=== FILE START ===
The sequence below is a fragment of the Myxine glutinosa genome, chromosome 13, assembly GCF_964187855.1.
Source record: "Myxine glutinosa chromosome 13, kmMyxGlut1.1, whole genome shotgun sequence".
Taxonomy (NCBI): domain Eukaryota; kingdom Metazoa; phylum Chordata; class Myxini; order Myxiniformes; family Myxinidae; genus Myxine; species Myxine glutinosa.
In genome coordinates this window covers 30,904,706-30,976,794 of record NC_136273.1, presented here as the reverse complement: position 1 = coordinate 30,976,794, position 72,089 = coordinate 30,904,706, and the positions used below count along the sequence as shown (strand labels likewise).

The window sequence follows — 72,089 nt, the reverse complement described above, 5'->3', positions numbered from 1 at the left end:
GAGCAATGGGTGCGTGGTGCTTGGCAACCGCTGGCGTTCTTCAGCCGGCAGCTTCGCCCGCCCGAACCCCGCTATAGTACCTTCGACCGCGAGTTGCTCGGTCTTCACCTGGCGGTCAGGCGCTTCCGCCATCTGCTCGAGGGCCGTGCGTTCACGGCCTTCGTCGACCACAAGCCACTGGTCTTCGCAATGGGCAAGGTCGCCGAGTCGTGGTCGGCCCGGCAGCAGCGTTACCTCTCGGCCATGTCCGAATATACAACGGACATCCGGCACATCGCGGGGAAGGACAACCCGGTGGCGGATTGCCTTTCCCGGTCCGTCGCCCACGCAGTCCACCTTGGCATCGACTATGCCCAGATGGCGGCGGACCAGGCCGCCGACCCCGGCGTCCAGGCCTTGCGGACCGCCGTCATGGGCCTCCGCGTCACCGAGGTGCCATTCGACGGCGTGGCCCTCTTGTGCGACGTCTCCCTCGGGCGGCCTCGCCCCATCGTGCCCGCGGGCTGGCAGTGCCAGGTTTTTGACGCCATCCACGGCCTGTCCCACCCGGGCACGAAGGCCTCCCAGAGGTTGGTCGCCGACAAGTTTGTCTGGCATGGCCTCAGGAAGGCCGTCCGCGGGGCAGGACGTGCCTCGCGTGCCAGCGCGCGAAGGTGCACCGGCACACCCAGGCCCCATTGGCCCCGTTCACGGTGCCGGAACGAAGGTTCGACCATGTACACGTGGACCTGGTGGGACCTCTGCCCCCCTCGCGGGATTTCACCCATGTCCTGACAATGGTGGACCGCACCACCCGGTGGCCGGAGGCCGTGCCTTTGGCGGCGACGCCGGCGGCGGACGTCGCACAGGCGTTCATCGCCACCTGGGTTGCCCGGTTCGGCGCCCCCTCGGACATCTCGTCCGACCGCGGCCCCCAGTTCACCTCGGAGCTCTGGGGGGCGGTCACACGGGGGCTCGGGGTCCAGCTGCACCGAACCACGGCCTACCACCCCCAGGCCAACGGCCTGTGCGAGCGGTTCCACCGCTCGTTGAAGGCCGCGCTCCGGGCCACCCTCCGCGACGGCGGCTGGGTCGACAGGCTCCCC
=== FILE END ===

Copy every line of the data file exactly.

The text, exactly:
The sequence below is a fragment of the Myxine glutinosa genome, chromosome 13, assembly GCF_964187855.1.
Source record: "Myxine glutinosa chromosome 13, kmMyxGlut1.1, whole genome shotgun sequence".
Taxonomy (NCBI): domain Eukaryota; kingdom Metazoa; phylum Chordata; class Myxini; order Myxiniformes; family Myxinidae; genus Myxine; species Myxine glutinosa.
In genome coordinates this window covers 30,904,706-30,976,794 of record NC_136273.1, presented here as the reverse complement: position 1 = coordinate 30,976,794, position 72,089 = coordinate 30,904,706, and the positions used below count along the sequence as shown (strand labels likewise).

The window sequence follows — 72,089 nt, the reverse complement described above, 5'->3', positions numbered from 1 at the left end:
GAGCAATGGGTGCGTGGTGCTTGGCAACCGCTGGCGTTCTTCAGCCGGCAGCTTCGCCCGCCCGAACCCCGCTATAGTACCTTCGACCGCGAGTTGCTCGGTCTTCACCTGGCGGTCAGGCGCTTCCGCCATCTGCTCGAGGGCCGTGCGTTCACGGCCTTCGTCGACCACAAGCCACTGGTCTTCGCAATGGGCAAGGTCGCCGAGTCGTGGTCGGCCCGGCAGCAGCGTTACCTCTCGGCCATGTCCGAATATACAACGGACATCCGGCACATCGCGGGGAAGGACAACCCGGTGGCGGATTGCCTTTCCCGGTCCGTCGCCCACGCAGTCCACCTTGGCATCGACTATGCCCAGATGGCGGCGGACCAGGCCGCCGACCCCGGCGTCCAGGCCTTGCGGACCGCCGTCATGGGCCTCCGCGTCACCGAGGTGCCATTCGACGGCGTGGCCCTCTTGTGCGACGTCTCCCTCGGGCGGCCTCGCCCCATCGTGCCCGCGGGCTGGCAGTGCCAGGTTTTTGACGCCATCCACGGCCTGTCCCACCCGGGCACGAAGGCCTCCCAGAGGTTGGTCGCCGACAAGTTTGTCTGGCATGGCCTCAGGAAGGCCGTCCGCGGGGCAGGACGTGCCTCGCGTGCCAGCGCGCGAAGGTGCACCGGCACACCCAGGCCCCATTGGCCCCGTTCACGGTGCCGGAACGAAGGTTCGACCATGTACACGTGGACCTGGTGGGACCTCTGCCCCCCTCGCGGGATTTCACCCATGTCCTGACAATGGTGGACCGCACCACCCGGTGGCCGGAGGCCGTGCCTTTGGCGGCGACGCCGGCGGCGGACGTCGCACAGGCGTTCATCGCCACCTGGGTTGCCCGGTTCGGCGCCCCCTCGGACATCTCGTCCGACCGCGGCCCCCAGTTCACCTCGGAGCTCTGGGGGGCGGTCACACGGGGGCTCGGGGTCCAGCTGCACCGAACCACGGCCTACCACCCCCAGGCCAACGGCCTGTGCGAGCGGTTCCACCGCTCGTTGAAGGCCGCGCTCCGGGCCACCCTCCGCGACGGCGGCTGGGTCGACAGGCTCCCC